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DT scoops up another U.S. wireless network

VoiceStream Wireless, which was recently bought by the German communications giant, says it will buy U.S. cell phone company Powertel for $5.75 billion.

VoiceStream Wireless, which was recently bought by German communications giant Deutsche Telekom, said today that it will buy U.S. cell phone company Powertel for $5.75 billion.

The deal hinges upon the completion of Telekom's $45.7 billion purchase of Bellevue, Wash.-based VoiceStream, which was announced in July.

Telekom said that after the completion of its merger with VoiceStream, VoiceStream will buy West Point, Ga.-based Powertel to expand its wireless reach in the United States. VoiceStream will use Telekom stock to pay for the deal.

Under the terms of the deal, Powertel shareholders will receive 2.64 Telekom shares for each share of Powertel common stock. Telekom will assume approximately $1.2 billion in Powertel debt.

The buy follows recent moves by Telekom and other international carriers to crack the lucrative U.S. communications market.

"I think it's a great deal" for U.S. consumers, said Elliott Hamilton, executive vice president at Strategis Group.

The acquisition was long expected by analysts, Hamilton said, because Powertel had a strong presence in the southeastern United States, the only area in which VoiceStream lacked significant coverage. Powertel was "the last big plum" available for picking by VoiceStream, Hamilton said.

VoiceStream's expansion plans are likely to focus on the auction of local wireless licenses by the Federal Communications Commission. DT has given VoiceStream $5 billion to spend at those auctions.

Though the wireless data market is still in its infancy, the market potential is huge. Most of the major mobile carriers in the United States have started offering cellular Web services, trailing European carriers. By 2003, industry analysts expect there will be more than 1 billion mobile phones in use around the globe.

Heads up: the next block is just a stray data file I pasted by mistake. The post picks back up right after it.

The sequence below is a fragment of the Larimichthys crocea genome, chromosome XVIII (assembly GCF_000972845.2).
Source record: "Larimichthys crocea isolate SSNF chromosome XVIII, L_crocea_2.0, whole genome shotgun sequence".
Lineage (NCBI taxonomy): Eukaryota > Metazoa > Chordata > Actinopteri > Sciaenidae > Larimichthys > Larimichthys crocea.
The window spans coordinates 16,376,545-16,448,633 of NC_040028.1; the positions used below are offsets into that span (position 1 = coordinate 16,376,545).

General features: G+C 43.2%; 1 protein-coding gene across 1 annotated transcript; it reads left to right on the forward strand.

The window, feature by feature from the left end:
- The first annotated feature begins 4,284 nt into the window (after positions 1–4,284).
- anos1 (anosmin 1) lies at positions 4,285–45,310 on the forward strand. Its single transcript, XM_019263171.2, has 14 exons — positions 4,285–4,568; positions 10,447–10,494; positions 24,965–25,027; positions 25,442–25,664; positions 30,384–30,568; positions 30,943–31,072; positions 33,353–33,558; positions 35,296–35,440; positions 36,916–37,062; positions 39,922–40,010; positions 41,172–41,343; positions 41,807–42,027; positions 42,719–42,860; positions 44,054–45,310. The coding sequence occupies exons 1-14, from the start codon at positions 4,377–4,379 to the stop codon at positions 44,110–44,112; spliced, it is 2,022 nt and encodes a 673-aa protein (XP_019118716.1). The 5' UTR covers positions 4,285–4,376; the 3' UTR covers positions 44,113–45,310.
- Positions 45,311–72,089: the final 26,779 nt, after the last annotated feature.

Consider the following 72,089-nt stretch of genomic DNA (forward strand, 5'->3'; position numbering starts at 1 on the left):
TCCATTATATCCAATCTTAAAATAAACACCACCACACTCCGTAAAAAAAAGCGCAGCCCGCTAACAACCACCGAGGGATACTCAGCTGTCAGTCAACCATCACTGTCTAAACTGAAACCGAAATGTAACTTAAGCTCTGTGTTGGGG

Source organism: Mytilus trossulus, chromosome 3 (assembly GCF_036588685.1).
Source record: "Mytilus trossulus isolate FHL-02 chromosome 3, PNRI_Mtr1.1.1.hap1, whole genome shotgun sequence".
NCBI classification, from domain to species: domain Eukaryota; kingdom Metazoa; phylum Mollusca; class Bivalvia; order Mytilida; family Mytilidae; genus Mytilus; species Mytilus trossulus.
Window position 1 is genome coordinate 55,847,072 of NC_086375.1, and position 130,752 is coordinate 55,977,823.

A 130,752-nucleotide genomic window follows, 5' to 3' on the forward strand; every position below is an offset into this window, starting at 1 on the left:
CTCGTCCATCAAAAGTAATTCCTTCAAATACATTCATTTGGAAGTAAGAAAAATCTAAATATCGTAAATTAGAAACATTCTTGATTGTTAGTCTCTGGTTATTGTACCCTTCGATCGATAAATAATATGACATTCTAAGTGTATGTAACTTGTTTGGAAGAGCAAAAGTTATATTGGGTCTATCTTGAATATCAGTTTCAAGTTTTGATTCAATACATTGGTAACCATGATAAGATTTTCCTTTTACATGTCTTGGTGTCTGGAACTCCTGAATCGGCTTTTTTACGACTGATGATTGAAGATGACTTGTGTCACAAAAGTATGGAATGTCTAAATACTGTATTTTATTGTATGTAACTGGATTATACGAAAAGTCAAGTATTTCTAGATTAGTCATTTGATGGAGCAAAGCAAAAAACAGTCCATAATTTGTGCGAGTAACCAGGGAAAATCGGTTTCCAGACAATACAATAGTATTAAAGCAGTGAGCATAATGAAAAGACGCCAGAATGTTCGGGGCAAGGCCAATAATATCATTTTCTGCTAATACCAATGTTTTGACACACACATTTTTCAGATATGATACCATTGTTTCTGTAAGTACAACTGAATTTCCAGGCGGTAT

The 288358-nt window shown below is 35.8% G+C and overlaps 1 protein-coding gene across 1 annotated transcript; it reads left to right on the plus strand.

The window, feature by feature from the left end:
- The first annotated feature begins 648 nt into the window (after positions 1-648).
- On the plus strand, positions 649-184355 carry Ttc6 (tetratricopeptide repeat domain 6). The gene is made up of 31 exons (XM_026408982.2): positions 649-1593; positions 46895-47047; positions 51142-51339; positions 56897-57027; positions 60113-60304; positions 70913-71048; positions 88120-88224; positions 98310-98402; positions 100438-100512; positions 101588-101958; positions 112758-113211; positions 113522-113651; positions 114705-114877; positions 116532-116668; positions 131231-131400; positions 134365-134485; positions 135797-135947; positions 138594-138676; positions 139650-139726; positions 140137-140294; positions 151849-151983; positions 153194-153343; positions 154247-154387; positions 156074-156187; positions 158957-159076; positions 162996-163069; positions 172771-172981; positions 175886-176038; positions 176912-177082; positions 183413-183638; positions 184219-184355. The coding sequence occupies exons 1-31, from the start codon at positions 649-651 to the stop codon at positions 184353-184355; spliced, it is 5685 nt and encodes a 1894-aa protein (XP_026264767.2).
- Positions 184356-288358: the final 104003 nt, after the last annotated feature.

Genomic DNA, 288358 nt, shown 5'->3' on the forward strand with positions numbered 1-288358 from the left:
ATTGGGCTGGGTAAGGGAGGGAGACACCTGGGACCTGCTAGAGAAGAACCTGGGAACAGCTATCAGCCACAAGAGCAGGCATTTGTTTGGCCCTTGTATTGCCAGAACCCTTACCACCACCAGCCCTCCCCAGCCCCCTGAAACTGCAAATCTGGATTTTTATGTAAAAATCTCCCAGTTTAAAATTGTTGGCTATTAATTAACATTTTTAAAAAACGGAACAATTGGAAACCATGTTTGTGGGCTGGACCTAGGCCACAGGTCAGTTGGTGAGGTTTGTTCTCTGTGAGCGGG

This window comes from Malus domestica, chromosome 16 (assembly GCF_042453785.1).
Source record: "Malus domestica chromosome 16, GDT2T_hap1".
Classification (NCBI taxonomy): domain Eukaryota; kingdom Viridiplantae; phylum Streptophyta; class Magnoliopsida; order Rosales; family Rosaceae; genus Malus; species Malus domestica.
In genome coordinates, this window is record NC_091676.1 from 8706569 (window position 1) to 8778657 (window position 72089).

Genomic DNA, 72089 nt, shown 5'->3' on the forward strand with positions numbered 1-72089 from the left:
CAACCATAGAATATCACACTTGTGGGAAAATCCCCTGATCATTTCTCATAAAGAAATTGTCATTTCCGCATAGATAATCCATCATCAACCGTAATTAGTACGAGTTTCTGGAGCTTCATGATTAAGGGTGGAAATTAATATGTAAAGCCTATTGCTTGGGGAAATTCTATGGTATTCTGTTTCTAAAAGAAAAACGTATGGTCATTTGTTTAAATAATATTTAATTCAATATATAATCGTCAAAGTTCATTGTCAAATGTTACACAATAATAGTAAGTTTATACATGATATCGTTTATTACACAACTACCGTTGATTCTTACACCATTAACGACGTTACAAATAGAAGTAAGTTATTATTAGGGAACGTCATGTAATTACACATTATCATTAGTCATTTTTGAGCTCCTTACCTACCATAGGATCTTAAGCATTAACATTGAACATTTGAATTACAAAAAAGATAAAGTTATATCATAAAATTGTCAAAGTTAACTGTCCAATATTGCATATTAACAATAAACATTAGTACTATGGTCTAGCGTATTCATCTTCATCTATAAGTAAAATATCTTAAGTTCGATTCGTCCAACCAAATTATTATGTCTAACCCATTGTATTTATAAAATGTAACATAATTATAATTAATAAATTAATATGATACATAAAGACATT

At the end of June, Powertel had about 727,000 customers and year-to-date total revenues of $212.3 million, the company said. Powertel has 2,500 employees in regional offices in Atlanta; Birmingham, Ala.; Jacksonville, Fla.; Louisville, Ky.; and Memphis, Tenn.

Telekom, which has about 25 million European mobile phone subscribers, last year reported profits of $1.21 billion on revenues of $33.14 billion in Internet, standard telephone and wireless services.

"Powertel is a natural fit into VoiceStream's ever expanding nationwide footprint," John W. Stanton, chief executive of VoiceStream, said in a statement. "Powertel brings a substantial number of new customers and a terrific operating team of employees."

Several lawmakers in Washington oppose DT's acquisition of VoiceStream because of the German government's ownership stake in the former. A hearing on that issue is scheduled for Sept. 7 in the House, where Sen. Ernest Hollings, D-S.C., the leading opponent of foreign-government ownership of U.S. spectrum, will be the star witness.

"I don't think lawmakers will be any more concerned" as a result of the Powertel deal, Hamilton said. He said "there's not enough to nix" the Telekom-VoiceStream deal, and he predicted congressional opponents would have their concerns addressed in the regulatory process.

News.com's Patrick Ross contributed to this report.